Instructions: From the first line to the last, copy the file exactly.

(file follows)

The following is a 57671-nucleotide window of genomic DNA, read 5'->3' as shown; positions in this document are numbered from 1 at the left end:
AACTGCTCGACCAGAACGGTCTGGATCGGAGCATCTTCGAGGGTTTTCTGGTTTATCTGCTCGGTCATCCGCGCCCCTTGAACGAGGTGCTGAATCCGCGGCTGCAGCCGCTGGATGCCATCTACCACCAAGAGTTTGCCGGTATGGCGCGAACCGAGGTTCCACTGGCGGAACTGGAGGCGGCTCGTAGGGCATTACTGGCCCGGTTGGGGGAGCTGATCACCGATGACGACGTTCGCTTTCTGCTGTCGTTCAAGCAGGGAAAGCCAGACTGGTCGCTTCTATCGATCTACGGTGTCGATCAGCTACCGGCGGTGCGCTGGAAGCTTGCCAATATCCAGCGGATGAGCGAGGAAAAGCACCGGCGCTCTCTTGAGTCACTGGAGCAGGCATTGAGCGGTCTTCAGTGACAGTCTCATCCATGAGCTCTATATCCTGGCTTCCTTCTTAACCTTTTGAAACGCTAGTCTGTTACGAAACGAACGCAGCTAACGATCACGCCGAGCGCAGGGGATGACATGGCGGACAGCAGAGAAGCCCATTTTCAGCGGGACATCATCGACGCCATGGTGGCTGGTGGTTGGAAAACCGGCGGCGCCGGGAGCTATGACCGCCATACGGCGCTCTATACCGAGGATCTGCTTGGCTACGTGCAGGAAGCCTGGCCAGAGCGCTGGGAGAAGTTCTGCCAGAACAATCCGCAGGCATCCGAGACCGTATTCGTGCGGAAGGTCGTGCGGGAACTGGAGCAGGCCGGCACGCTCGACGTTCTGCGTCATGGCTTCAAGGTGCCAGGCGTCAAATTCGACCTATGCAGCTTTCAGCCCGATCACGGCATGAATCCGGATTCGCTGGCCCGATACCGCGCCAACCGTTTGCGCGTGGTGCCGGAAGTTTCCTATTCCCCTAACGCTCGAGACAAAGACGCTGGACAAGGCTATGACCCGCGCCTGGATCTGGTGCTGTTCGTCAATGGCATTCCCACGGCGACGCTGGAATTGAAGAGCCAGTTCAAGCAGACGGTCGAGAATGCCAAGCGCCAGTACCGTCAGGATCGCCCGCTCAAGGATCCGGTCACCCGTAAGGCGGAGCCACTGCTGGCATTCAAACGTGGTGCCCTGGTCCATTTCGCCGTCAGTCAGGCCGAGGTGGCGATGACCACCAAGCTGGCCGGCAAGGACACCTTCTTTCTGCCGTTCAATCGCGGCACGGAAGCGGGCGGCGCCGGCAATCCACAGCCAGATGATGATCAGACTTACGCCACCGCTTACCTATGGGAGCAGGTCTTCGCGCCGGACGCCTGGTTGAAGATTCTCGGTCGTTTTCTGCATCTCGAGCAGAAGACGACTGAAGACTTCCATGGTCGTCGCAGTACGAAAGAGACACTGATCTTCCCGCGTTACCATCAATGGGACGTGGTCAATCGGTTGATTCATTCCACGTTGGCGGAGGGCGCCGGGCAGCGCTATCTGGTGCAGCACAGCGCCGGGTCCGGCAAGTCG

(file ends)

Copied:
The following is a 57671-nucleotide window of genomic DNA, read 5'->3' as shown; positions in this document are numbered from 1 at the left end:
AACTGCTCGACCAGAACGGTCTGGATCGGAGCATCTTCGAGGGTTTTCTGGTTTATCTGCTCGGTCATCCGCGCCCCTTGAACGAGGTGCTGAATCCGCGGCTGCAGCCGCTGGATGCCATCTACCACCAAGAGTTTGCCGGTATGGCGCGAACCGAGGTTCCACTGGCGGAACTGGAGGCGGCTCGTAGGGCATTACTGGCCCGGTTGGGGGAGCTGATCACCGATGACGACGTTCGCTTTCTGCTGTCGTTCAAGCAGGGAAAGCCAGACTGGTCGCTTCTATCGATCTACGGTGTCGATCAGCTACCGGCGGTGCGCTGGAAGCTTGCCAATATCCAGCGGATGAGCGAGGAAAAGCACCGGCGCTCTCTTGAGTCACTGGAGCAGGCATTGAGCGGTCTTCAGTGACAGTCTCATCCATGAGCTCTATATCCTGGCTTCCTTCTTAACCTTTTGAAACGCTAGTCTGTTACGAAACGAACGCAGCTAACGATCACGCCGAGCGCAGGGGATGACATGGCGGACAGCAGAGAAGCCCATTTTCAGCGGGACATCATCGACGCCATGGTGGCTGGTGGTTGGAAAACCGGCGGCGCCGGGAGCTATGACCGCCATACGGCGCTCTATACCGAGGATCTGCTTGGCTACGTGCAGGAAGCCTGGCCAGAGCGCTGGGAGAAGTTCTGCCAGAACAATCCGCAGGCATCCGAGACCGTATTCGTGCGGAAGGTCGTGCGGGAACTGGAGCAGGCCGGCACGCTCGACGTTCTGCGTCATGGCTTCAAGGTGCCAGGCGTCAAATTCGACCTATGCAGCTTTCAGCCCGATCACGGCATGAATCCGGATTCGCTGGCCCGATACCGCGCCAACCGTTTGCGCGTGGTGCCGGAAGTTTCCTATTCCCCTAACGCTCGAGACAAAGACGCTGGACAAGGCTATGACCCGCGCCTGGATCTGGTGCTGTTCGTCAATGGCATTCCCACGGCGACGCTGGAATTGAAGAGCCAGTTCAAGCAGACGGTCGAGAATGCCAAGCGCCAGTACCGTCAGGATCGCCCGCTCAAGGATCCGGTCACCCGTAAGGCGGAGCCACTGCTGGCATTCAAACGTGGTGCCCTGGTCCATTTCGCCGTCAGTCAGGCCGAGGTGGCGATGACCACCAAGCTGGCCGGCAAGGACACCTTCTTTCTGCCGTTCAATCGCGGCACGGAAGCGGGCGGCGCCGGCAATCCACAGCCAGATGATGATCAGACTTACGCCACCGCTTACCTATGGGAGCAGGTCTTCGCGCCGGACGCCTGGTTGAAGATTCTCGGTCGTTTTCTGCATCTCGAGCAGAAGACGACTGAAGACTTCCATGGTCGTCGCAGTACGAAAGAGACACTGATCTTCCCGCGTTACCATCAATGGGACGTGGTCAATCGGTTGATTCATTCCACGTTGGCGGAGGGCGCCGGGCAGCGCTATCTGGTGCAGCACAGCGCCGGGTCCGGCAAGTCG